Upon returning to Christmas Island, Captain Evy was approached by the Ministry of Education to carry students home from their secondary schools on Christmas to Tabuaeran and Teraina for the Christmas holidays. We could not say no and the ship sailed again around the Line Islands full of student passengers. The weather was rainy, but all huddled together on the hatch. The pass at Teraina was workable, but we could not load copra again due to the rain, so we stopped at Tabuaeran on the way back and loaded another 80 tons there.

Since Voyage 28 we have had a new agent to handle the ship’s business in Kiribati. This is an old friend Nantongo, Timeon, and his son, Uatati, operating Kiribati Sea Company. These guys have been very valuable in all aspects – keeping the passenger lists, accepting cargo and following up with the endless details of the shipping business in Kiribati. They have a great attitude and everything is accomplished with a smile and a laugh.

Finally on 24th of November Kwai got away for the Cooks, arriving the 3rd of December in Penrhyn. Kwai was long expected and warmly welcomed as food was running short again on the island. There is a miniboom on the island as the ‘pippi” pearls – small golden, natural occurring pearls – are now valuable and everyone is out diving for them on the coral heads in the lagoon. And they are ready to spend their money in Kwai Store on shore. Unlike Kiribati, we are licensed in the Cooks to sell right off the ship. This is the age old tradition in the South Seas and one we love to continue. First the drums of petrol, loaded in Christmas Island come off, then the ordered goods are distributed. Everyone knows what is next. The Supercargoes have learned now not to bring everything out at once. The rush is too great so during the day different items come ashore to the store. All the goodies are on display and the selling is brisk. When it slows a bit the customers pay for the basics, rice flour, sugar, oil, and noodles then take their signed invoice to the ship where the items are sent up and distributed. All Kwai crew are now sales people.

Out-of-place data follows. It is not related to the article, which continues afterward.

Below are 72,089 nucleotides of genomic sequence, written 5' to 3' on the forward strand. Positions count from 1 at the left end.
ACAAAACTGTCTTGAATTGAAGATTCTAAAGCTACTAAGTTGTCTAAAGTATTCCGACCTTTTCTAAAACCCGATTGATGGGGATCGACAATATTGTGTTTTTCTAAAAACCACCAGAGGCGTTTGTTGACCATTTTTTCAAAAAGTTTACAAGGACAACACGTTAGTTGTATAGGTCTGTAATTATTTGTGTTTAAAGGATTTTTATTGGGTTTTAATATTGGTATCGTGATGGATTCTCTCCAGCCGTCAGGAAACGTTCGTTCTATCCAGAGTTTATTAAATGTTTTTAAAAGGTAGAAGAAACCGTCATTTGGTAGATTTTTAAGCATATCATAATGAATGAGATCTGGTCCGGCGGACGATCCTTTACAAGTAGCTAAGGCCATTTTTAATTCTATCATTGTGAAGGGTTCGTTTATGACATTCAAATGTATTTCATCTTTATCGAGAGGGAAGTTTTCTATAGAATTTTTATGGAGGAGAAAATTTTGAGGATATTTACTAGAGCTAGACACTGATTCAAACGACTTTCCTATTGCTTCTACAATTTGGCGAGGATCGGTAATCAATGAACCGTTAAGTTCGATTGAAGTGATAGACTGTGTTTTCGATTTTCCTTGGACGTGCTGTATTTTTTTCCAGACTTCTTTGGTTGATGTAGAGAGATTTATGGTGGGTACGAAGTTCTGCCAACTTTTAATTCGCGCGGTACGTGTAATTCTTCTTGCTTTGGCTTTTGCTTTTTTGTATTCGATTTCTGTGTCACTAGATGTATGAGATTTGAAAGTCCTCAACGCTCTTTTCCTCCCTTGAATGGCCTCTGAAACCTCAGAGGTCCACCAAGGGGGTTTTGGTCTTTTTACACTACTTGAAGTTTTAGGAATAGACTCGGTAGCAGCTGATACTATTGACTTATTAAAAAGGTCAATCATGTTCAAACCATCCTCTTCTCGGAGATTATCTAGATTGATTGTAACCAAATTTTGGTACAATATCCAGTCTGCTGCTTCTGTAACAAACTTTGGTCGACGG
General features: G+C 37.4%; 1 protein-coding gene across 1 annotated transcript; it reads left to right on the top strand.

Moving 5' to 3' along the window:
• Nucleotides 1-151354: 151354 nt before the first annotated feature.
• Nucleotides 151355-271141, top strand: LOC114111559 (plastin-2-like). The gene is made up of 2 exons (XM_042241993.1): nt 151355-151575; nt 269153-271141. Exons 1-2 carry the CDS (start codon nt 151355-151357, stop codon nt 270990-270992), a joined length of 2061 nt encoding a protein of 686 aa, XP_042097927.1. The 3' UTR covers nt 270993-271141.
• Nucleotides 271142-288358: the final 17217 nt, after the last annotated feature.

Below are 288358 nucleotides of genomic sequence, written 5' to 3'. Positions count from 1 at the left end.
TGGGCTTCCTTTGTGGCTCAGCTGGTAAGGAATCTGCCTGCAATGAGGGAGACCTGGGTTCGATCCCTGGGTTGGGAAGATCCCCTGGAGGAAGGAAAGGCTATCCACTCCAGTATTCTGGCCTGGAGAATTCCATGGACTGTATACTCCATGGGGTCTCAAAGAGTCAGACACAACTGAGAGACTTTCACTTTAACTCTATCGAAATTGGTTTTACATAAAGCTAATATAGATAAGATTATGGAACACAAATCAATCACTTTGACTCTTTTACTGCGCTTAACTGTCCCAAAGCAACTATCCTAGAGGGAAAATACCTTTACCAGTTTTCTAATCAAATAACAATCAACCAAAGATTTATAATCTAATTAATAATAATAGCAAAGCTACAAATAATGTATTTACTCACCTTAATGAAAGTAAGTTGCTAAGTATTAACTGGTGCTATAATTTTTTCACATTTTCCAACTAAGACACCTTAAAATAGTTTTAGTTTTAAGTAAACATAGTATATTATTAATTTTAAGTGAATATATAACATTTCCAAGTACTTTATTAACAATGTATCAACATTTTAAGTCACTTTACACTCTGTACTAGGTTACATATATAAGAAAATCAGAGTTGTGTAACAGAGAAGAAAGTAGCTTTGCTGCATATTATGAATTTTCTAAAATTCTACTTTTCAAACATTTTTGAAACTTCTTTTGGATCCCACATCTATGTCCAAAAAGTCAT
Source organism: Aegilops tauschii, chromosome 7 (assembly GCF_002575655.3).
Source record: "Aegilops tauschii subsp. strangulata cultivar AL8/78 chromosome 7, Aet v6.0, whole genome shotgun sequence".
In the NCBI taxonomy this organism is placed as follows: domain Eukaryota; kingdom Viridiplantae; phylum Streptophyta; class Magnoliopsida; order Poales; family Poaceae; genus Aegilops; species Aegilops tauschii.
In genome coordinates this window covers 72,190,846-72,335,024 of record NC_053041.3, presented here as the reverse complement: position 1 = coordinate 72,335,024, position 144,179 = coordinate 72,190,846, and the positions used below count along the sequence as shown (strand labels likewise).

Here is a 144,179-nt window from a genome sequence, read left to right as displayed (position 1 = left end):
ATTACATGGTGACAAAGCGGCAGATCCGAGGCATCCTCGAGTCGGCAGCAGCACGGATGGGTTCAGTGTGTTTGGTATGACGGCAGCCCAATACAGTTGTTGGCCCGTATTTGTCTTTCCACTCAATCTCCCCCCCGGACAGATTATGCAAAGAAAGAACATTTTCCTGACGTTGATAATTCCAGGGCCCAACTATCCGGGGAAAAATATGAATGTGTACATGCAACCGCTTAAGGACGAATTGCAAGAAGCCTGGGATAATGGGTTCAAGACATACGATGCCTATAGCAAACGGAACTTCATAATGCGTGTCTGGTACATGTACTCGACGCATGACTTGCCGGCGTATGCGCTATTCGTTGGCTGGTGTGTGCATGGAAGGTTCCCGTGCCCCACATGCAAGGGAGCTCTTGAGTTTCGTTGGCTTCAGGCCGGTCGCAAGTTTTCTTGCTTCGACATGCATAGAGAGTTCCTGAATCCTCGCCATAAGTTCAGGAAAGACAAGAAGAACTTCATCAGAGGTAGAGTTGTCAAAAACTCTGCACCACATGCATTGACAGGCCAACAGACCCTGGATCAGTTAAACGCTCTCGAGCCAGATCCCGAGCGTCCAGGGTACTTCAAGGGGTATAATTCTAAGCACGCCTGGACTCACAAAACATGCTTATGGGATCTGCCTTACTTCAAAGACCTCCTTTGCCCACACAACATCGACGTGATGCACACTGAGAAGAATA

The oil cooler leak was confirmed in Penrhyn. Chloe and Evy worked to patch it up. Like most engine work this is a tedious process of assembly, testing once then twice until all is right. This took a few days alongside the dock in Omoka, Penrhyn. Work finished on Saturday when the repair was tested on a run across the lagoon to Tetautua, the village on the eastern side of Penrhyn. Sunday was a rare day off for Kwai and Monday morning they shot out the small pass and on to Rakahanga.

That is all for now.

We wish you all a good day and a happy holiday season.